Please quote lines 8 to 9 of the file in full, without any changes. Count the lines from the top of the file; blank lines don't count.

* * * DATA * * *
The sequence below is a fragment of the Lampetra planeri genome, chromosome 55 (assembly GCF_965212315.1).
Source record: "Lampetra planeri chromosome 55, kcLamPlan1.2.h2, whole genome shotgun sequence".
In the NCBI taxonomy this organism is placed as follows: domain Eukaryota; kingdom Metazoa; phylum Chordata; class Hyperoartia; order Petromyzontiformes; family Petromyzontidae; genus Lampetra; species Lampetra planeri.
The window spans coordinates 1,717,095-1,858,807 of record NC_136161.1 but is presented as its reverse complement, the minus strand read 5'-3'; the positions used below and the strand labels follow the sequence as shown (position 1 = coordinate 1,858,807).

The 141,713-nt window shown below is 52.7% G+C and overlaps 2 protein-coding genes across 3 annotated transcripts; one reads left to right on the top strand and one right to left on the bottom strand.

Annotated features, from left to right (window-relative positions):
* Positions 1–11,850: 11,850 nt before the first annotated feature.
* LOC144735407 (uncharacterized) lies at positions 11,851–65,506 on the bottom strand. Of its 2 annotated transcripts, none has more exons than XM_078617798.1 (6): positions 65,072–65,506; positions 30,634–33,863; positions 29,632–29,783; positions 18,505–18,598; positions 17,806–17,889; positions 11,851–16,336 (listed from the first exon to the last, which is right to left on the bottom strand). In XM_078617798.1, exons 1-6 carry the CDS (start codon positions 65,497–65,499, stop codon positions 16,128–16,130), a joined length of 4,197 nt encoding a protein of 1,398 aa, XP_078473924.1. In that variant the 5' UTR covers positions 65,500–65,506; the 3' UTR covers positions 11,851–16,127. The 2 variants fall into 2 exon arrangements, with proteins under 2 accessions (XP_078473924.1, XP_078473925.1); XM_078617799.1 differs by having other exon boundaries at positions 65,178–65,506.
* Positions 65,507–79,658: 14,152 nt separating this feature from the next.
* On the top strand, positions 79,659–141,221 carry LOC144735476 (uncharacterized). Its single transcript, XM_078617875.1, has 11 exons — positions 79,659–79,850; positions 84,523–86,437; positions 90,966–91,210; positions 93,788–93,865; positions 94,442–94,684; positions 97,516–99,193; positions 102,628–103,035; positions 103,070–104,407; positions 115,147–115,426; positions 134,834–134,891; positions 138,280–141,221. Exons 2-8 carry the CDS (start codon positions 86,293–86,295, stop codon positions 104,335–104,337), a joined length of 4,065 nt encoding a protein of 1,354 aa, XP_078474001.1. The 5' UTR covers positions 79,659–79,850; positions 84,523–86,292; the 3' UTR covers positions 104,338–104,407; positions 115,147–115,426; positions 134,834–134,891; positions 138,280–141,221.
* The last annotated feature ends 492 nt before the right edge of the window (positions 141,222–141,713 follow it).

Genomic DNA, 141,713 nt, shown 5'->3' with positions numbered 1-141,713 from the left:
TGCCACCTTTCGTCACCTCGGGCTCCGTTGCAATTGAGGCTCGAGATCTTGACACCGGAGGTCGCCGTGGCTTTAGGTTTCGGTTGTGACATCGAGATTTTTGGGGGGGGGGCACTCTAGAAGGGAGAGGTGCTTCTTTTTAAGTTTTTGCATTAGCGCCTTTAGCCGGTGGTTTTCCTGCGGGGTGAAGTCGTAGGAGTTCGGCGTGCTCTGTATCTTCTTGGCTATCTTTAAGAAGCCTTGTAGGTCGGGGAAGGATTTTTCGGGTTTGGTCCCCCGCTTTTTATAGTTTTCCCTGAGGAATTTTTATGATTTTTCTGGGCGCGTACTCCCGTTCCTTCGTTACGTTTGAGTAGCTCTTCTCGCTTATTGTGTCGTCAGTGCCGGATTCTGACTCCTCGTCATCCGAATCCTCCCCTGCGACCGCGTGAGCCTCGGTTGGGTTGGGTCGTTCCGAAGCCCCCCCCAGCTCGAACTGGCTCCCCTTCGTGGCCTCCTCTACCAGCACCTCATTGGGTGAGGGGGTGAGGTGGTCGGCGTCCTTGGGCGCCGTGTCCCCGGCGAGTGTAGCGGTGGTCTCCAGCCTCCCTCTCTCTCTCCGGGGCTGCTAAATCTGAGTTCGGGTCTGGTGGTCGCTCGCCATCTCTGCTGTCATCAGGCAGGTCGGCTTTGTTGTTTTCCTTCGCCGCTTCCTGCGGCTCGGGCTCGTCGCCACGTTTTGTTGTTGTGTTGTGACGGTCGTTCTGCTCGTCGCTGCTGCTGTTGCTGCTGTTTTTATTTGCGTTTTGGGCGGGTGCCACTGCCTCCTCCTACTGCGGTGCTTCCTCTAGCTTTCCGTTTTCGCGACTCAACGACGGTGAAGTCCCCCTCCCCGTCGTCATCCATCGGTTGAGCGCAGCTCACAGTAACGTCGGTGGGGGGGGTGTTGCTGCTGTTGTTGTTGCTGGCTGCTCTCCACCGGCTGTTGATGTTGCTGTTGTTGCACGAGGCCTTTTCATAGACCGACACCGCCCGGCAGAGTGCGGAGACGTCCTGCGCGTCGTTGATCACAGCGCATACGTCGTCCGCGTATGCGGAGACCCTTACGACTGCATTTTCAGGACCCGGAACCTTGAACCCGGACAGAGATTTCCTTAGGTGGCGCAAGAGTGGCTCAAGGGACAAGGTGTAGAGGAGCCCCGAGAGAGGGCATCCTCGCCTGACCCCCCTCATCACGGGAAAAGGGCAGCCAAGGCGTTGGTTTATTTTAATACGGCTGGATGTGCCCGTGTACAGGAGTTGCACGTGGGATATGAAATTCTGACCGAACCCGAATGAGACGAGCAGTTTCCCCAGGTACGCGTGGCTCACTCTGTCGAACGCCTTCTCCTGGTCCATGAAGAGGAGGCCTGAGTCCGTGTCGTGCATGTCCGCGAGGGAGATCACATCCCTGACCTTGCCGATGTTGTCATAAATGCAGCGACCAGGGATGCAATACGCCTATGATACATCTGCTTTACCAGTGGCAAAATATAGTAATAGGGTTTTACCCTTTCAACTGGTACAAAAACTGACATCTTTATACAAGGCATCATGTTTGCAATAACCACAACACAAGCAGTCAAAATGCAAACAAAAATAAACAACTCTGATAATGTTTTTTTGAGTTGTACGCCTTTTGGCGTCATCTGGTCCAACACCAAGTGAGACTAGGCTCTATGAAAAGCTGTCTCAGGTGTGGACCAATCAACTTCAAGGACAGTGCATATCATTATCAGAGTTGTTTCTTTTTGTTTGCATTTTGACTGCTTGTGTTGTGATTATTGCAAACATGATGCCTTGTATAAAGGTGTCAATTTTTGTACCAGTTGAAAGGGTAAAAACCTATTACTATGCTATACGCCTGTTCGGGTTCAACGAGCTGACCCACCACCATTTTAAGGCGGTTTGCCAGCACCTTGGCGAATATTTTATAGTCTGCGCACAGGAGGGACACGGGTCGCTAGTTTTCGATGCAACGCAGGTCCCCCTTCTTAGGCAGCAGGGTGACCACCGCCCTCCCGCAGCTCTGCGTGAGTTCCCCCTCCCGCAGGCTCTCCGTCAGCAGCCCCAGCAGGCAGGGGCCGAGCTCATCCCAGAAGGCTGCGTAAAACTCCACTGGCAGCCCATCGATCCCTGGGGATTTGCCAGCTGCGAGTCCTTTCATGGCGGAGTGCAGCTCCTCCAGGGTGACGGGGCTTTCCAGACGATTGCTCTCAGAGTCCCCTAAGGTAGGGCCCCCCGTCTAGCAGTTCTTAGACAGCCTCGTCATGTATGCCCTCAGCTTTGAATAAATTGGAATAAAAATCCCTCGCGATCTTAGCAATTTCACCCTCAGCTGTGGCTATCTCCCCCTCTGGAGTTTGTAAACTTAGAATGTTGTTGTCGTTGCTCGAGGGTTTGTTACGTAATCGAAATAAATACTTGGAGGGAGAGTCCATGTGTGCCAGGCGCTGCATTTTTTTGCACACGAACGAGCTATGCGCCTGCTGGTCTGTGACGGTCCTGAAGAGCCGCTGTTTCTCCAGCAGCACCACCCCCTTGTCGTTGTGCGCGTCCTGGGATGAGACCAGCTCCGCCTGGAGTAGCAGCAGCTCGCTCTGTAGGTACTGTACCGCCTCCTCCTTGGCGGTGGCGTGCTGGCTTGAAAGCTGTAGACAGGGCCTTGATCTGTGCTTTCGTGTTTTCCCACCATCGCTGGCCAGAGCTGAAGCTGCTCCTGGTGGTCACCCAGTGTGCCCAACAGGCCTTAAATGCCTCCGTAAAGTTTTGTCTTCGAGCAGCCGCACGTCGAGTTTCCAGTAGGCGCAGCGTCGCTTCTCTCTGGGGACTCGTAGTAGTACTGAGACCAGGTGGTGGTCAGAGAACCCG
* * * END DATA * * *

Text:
* LOC144735407 (uncharacterized) lies at positions 11,851–65,506 on the bottom strand. Of its 2 annotated transcripts, none has more exons than XM_078617798.1 (6): positions 65,072–65,506; positions 30,634–33,863; positions 29,632–29,783; positions 18,505–18,598; positions 17,806–17,889; positions 11,851–16,336 (listed from the first exon to the last, which is right to left on the bottom strand). In XM_078617798.1, exons 1-6 carry the CDS (start codon positions 65,497–65,499, stop codon positions 16,128–16,130), a joined length of 4,197 nt encoding a protein of 1,398 aa, XP_078473924.1. In that variant the 5' UTR covers positions 65,500–65,506; the 3' UTR covers positions 11,851–16,127. The 2 variants fall into 2 exon arrangements, with proteins under 2 accessions (XP_078473924.1, XP_078473925.1); XM_078617799.1 differs by having other exon boundaries at positions 65,178–65,506.
* Positions 65,507–79,658: 14,152 nt separating this feature from the next.